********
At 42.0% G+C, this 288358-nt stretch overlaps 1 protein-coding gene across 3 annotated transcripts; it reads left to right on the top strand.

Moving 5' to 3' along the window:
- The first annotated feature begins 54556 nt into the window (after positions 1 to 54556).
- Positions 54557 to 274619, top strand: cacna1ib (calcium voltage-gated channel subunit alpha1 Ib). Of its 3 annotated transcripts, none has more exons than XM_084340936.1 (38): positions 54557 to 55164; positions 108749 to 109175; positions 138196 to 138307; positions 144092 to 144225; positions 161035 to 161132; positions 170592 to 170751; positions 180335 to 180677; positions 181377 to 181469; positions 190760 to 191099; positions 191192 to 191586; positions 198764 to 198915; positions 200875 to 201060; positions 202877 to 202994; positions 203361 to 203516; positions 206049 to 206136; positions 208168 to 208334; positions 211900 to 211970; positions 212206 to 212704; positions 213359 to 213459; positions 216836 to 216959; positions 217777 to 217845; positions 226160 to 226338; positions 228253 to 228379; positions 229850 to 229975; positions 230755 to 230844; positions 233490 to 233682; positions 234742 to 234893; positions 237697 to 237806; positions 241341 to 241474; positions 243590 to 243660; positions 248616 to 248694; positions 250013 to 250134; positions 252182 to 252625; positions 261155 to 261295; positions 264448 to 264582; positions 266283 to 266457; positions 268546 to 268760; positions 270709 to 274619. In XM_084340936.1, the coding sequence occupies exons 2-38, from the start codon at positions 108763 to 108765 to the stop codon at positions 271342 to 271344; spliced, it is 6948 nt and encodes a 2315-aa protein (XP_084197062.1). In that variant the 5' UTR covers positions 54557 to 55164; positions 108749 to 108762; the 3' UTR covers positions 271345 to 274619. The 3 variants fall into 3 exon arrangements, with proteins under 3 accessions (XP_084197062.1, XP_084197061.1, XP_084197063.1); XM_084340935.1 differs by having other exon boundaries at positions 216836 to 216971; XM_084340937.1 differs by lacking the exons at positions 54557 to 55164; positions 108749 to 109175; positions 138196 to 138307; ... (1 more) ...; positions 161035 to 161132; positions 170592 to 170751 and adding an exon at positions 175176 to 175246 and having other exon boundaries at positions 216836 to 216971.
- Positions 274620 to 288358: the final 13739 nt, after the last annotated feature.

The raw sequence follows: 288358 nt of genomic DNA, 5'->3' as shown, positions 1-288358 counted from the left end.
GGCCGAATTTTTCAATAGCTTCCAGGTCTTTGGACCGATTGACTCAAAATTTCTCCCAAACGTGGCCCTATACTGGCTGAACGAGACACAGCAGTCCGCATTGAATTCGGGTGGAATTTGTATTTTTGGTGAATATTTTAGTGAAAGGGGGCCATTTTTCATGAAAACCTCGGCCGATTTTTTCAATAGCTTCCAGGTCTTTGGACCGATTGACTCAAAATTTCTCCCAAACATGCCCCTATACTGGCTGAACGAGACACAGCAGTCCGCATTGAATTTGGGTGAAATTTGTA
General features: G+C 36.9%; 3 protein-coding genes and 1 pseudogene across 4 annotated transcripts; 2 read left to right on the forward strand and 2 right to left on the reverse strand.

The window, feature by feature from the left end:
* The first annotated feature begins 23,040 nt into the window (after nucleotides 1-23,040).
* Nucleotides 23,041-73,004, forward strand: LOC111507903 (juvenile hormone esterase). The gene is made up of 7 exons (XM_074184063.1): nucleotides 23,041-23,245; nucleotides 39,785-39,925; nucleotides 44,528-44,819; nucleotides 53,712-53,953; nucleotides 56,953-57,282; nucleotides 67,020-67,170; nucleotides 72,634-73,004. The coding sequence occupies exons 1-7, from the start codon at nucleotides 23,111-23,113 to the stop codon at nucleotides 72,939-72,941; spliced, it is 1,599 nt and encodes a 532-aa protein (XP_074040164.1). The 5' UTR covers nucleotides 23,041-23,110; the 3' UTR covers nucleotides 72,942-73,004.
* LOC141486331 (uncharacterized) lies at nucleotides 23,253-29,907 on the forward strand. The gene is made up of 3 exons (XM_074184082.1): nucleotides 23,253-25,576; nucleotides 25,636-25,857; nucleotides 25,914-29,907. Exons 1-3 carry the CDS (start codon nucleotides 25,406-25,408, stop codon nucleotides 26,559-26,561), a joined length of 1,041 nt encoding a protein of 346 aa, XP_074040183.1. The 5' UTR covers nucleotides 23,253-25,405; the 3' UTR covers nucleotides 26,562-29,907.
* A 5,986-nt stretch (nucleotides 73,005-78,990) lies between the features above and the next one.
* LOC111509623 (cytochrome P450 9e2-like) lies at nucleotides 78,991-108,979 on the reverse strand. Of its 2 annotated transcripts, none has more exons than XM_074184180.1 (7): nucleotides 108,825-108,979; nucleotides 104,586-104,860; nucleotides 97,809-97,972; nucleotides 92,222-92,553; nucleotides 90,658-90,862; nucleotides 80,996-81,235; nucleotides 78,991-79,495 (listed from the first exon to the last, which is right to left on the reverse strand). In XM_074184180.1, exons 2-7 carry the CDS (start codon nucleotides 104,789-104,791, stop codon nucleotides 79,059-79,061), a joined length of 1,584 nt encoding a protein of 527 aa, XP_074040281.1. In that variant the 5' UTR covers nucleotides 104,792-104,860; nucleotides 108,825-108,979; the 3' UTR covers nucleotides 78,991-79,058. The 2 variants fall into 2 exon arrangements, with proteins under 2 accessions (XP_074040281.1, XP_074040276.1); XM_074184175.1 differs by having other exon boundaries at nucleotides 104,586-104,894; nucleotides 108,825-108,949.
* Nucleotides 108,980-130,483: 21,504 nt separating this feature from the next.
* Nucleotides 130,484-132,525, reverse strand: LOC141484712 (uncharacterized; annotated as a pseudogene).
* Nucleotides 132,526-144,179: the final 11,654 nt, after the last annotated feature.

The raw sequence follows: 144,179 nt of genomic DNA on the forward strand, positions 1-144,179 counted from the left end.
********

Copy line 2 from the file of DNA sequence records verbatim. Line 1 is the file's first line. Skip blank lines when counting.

Moving 5' to 3' along the window: